Basilica: Fun In The Sun Day 2

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Maybe we should not be all that surprised about a little bit of divine intervention.  When the summer festival season rolls in, concert goers cross their fingers that thunder storms don’t wash out their favorite acts.  Or that heat and humidity bouncing off  black top aren’t dropping fans like flies.  On Saturday the weather woman delivered a blue bird day and clear cool evening.  As good as it gets.

Day 2 of Basilica’s 24th annual show featured 10 bands over 3 stages.  The grounds sprawl over an area packed with food, merch, cold beer and thousands of music lovers.

One of the great conundrums of a festival like BBP is figuring how out to get from place to place to catch your favorite acts.  To stake out a prime spot near the stage requires you get there early.  What if you also want to catch an act on the far end of the grounds first?  Give up a good spot and speed walk?  Or just stay put?  If your job is to review the entire event, you spend the evening pounding the pavement. Weary legs weaving through throngs of weaving party goers. 

Reviewing ten bands, most of whom I was only able to watch for a relatively brief period, is beyond the scope of this recap.  Instead, I’ll attempt to relate some of the highlights and impressions of the evening stage by stage.

The Preferred One Stage is in the southwest corner of the grounds at the foot of the Basilica’s front steps.  For many years it served as the main stage.  The primary appeal of this stage is the gently sloping lawn and shade trees that comprise the viewing area.  Much of that prime real estate is now reserved for VIP’s with their own bar, food and table seating.  This leaves less area for the common folks who pack to the front of the stage.  Normally, this kind of set up bugs me.  Tom Petty preached that when money begins to limit access to music, rock and roll loses a bit of its soul.  However, in this particular case it’s understandable.  The bottom line is that this a major fundraiser for the iconic building’s ongoing renovation.  So you get the dollars where you can get them.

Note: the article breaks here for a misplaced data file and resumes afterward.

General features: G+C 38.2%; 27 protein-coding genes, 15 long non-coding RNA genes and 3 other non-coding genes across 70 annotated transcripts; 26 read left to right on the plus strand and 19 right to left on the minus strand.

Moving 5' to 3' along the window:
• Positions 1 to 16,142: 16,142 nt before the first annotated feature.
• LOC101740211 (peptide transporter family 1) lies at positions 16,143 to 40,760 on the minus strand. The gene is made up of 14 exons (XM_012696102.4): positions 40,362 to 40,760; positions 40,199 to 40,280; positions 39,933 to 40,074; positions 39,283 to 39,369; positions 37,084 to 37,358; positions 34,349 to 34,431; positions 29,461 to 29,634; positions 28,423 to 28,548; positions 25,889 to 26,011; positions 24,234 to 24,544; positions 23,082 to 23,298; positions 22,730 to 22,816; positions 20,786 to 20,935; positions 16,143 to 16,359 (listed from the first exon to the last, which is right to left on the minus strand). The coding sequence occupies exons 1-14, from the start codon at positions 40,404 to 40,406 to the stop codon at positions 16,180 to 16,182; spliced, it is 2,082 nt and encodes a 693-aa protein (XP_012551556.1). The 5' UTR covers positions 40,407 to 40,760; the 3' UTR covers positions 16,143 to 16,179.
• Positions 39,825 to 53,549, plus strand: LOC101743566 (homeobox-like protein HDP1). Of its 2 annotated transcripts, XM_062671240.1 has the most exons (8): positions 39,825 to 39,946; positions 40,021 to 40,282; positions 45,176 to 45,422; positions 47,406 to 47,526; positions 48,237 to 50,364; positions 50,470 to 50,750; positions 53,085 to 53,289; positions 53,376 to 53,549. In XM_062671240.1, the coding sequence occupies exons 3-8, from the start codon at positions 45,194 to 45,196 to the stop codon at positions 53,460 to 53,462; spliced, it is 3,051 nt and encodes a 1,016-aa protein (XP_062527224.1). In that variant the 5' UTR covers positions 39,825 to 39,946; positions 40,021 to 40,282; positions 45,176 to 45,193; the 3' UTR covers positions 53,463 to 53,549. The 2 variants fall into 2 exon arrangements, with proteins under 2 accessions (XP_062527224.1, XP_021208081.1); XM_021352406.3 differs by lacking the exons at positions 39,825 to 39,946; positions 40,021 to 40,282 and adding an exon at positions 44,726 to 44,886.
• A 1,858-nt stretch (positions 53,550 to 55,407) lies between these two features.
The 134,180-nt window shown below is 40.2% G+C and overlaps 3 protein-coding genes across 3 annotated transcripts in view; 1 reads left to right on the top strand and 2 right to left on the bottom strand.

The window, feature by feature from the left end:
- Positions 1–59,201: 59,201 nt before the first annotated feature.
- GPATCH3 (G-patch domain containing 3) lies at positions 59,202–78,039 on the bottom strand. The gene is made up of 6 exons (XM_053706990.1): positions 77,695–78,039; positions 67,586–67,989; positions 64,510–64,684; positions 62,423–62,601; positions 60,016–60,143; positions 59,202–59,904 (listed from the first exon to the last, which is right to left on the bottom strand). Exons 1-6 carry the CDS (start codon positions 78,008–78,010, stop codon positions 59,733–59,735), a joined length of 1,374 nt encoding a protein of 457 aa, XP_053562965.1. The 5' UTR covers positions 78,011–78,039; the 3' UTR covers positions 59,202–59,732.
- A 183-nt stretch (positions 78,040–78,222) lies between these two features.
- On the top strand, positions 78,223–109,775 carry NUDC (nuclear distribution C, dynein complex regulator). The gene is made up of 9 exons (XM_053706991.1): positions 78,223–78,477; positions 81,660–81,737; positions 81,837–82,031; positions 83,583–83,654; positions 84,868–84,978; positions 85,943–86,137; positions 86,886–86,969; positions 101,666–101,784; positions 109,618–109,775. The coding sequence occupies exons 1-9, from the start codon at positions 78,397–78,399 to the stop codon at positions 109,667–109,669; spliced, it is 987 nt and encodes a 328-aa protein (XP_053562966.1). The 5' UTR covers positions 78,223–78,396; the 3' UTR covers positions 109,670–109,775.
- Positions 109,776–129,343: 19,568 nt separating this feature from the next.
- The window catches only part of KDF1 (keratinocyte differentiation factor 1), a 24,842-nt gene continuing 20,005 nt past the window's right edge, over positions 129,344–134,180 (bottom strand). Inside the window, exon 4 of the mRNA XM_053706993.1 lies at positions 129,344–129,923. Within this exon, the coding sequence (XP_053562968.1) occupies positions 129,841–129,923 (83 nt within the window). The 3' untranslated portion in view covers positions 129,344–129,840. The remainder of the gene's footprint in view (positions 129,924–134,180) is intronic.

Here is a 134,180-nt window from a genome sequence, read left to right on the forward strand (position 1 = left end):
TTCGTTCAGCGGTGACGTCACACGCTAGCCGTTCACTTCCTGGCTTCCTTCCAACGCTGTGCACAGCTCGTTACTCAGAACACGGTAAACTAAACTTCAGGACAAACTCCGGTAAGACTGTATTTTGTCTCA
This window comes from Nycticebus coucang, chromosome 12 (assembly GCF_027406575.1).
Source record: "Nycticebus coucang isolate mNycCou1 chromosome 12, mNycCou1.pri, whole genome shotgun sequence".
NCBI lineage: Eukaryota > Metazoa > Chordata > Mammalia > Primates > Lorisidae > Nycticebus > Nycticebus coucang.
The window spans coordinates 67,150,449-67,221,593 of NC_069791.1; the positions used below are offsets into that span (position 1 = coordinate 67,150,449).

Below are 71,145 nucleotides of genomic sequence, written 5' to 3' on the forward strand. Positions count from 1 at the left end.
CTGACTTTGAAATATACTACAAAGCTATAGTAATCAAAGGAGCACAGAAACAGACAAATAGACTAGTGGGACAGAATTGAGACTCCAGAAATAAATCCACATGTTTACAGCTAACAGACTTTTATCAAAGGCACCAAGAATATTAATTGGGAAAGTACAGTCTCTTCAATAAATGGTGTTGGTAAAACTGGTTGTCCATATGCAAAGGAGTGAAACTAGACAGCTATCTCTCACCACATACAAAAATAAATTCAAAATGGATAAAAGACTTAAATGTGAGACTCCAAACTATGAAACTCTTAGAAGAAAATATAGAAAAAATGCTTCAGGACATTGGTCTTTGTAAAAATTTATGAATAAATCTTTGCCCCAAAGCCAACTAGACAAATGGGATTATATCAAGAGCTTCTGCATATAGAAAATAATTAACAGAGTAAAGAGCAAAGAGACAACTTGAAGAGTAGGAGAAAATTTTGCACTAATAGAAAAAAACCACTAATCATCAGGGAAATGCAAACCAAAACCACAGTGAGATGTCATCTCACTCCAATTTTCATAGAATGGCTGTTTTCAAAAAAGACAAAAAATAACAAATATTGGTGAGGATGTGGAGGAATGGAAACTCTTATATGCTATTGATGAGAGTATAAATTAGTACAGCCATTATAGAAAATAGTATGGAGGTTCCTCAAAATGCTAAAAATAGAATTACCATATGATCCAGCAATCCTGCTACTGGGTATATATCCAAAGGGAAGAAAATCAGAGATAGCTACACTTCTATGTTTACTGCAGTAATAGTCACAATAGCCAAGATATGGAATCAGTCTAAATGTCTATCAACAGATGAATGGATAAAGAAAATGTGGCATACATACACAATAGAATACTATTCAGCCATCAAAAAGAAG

P1 kicked off with local pop band Early Eyes laying down their Hippo Campus type vibe for an early bird audience.  By the time Judah & the Lion took to the stage, fans were packing the space in earnest.  They immediately laid out the ground rules for their show:  no politics, no religion, no you and them.  Just us.  It’s a party and they share their beats meets Mumford and Sons kind of sound.  Andy Grammar finished off the evening in that same vein.  If you like your dance music light and breezy, this was the place to be. 

My favorite venue of the day was the Star Tribune Stage.  Tucked behind the Basilica and ringed with the delightful smells of a convoy of food trucks, this is the most intimate of the three stages.  Although the surface was pavement, there were some tables and shade.  The main standing area in front of the stage enjoyed the shade of some strategically positioned trees.  The focus of the ST Stage is on emerging local bands.  Given that this is Minnesota, one would expect an eclectic line up and they delivered.  Because the venue is more intimate, artists and audience are able to connect and interact in a manner the other stages can’t match.